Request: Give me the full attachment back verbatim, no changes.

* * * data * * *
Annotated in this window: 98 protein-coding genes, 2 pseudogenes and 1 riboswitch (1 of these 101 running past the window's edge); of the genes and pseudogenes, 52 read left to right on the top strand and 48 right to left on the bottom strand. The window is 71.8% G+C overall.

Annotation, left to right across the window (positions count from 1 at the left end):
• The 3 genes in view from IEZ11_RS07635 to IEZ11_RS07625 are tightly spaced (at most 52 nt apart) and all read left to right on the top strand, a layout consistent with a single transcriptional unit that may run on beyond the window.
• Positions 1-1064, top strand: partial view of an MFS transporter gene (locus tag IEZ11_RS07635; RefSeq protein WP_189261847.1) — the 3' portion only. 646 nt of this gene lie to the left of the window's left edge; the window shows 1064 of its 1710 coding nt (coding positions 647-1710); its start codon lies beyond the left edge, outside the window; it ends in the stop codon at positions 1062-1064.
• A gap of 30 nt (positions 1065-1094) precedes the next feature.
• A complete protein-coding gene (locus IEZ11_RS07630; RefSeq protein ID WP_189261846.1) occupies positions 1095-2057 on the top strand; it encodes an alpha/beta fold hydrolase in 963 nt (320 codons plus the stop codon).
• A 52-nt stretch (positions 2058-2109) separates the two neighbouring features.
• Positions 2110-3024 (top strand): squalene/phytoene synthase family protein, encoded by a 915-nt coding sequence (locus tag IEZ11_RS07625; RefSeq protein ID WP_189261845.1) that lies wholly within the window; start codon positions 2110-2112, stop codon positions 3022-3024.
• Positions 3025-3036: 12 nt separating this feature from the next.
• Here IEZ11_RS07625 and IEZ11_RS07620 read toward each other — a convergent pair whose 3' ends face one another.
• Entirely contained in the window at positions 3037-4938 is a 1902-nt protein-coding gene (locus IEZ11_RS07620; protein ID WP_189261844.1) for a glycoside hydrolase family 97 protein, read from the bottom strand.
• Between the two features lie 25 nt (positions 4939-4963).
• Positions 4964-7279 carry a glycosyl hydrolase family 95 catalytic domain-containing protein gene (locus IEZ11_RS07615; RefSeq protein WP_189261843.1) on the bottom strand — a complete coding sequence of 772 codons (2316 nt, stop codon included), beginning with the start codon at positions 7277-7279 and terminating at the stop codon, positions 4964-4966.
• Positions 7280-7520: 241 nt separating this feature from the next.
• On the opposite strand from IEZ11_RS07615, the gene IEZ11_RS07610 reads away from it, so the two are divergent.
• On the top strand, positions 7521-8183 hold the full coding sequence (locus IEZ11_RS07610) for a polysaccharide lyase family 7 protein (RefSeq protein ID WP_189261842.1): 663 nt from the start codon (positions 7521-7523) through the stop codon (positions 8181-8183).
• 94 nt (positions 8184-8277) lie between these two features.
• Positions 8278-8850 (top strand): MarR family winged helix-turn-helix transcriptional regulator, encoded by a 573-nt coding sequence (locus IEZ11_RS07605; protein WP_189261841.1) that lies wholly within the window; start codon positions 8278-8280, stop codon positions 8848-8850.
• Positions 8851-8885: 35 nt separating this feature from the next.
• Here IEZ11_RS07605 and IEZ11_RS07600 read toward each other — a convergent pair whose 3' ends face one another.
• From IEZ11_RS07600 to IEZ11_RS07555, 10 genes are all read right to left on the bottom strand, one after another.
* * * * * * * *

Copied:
Annotated in this window: 98 protein-coding genes, 2 pseudogenes and 1 riboswitch (1 of these 101 running past the window's edge); of the genes and pseudogenes, 52 read left to right on the top strand and 48 right to left on the bottom strand. The window is 71.8% G+C overall.

Annotation, left to right across the window (positions count from 1 at the left end):
• The 3 genes in view from IEZ11_RS07635 to IEZ11_RS07625 are tightly spaced (at most 52 nt apart) and all read left to right on the top strand, a layout consistent with a single transcriptional unit that may run on beyond the window.
• Positions 1-1064, top strand: partial view of an MFS transporter gene (locus tag IEZ11_RS07635; RefSeq protein WP_189261847.1) — the 3' portion only. 646 nt of this gene lie to the left of the window's left edge; the window shows 1064 of its 1710 coding nt (coding positions 647-1710); its start codon lies beyond the left edge, outside the window; it ends in the stop codon at positions 1062-1064.
• A gap of 30 nt (positions 1065-1094) precedes the next feature.
• A complete protein-coding gene (locus IEZ11_RS07630; RefSeq protein ID WP_189261846.1) occupies positions 1095-2057 on the top strand; it encodes an alpha/beta fold hydrolase in 963 nt (320 codons plus the stop codon).
• A 52-nt stretch (positions 2058-2109) separates the two neighbouring features.
• Positions 2110-3024 (top strand): squalene/phytoene synthase family protein, encoded by a 915-nt coding sequence (locus tag IEZ11_RS07625; RefSeq protein ID WP_189261845.1) that lies wholly within the window; start codon positions 2110-2112, stop codon positions 3022-3024.
• Positions 3025-3036: 12 nt separating this feature from the next.
• Here IEZ11_RS07625 and IEZ11_RS07620 read toward each other — a convergent pair whose 3' ends face one another.
• Entirely contained in the window at positions 3037-4938 is a 1902-nt protein-coding gene (locus IEZ11_RS07620; protein ID WP_189261844.1) for a glycoside hydrolase family 97 protein, read from the bottom strand.
• Between the two features lie 25 nt (positions 4939-4963).
• Positions 4964-7279 carry a glycosyl hydrolase family 95 catalytic domain-containing protein gene (locus IEZ11_RS07615; RefSeq protein WP_189261843.1) on the bottom strand — a complete coding sequence of 772 codons (2316 nt, stop codon included), beginning with the start codon at positions 7277-7279 and terminating at the stop codon, positions 4964-4966.
• Positions 7280-7520: 241 nt separating this feature from the next.
• On the opposite strand from IEZ11_RS07615, the gene IEZ11_RS07610 reads away from it, so the two are divergent.
• On the top strand, positions 7521-8183 hold the full coding sequence (locus IEZ11_RS07610) for a polysaccharide lyase family 7 protein (RefSeq protein ID WP_189261842.1): 663 nt from the start codon (positions 7521-7523) through the stop codon (positions 8181-8183).
• 94 nt (positions 8184-8277) lie between these two features.
• Positions 8278-8850 (top strand): MarR family winged helix-turn-helix transcriptional regulator, encoded by a 573-nt coding sequence (locus IEZ11_RS07605; protein WP_189261841.1) that lies wholly within the window; start codon positions 8278-8280, stop codon positions 8848-8850.
• Positions 8851-8885: 35 nt separating this feature from the next.
• Here IEZ11_RS07605 and IEZ11_RS07600 read toward each other — a convergent pair whose 3' ends face one another.
• From IEZ11_RS07600 to IEZ11_RS07555, 10 genes are all read right to left on the bottom strand, one after another.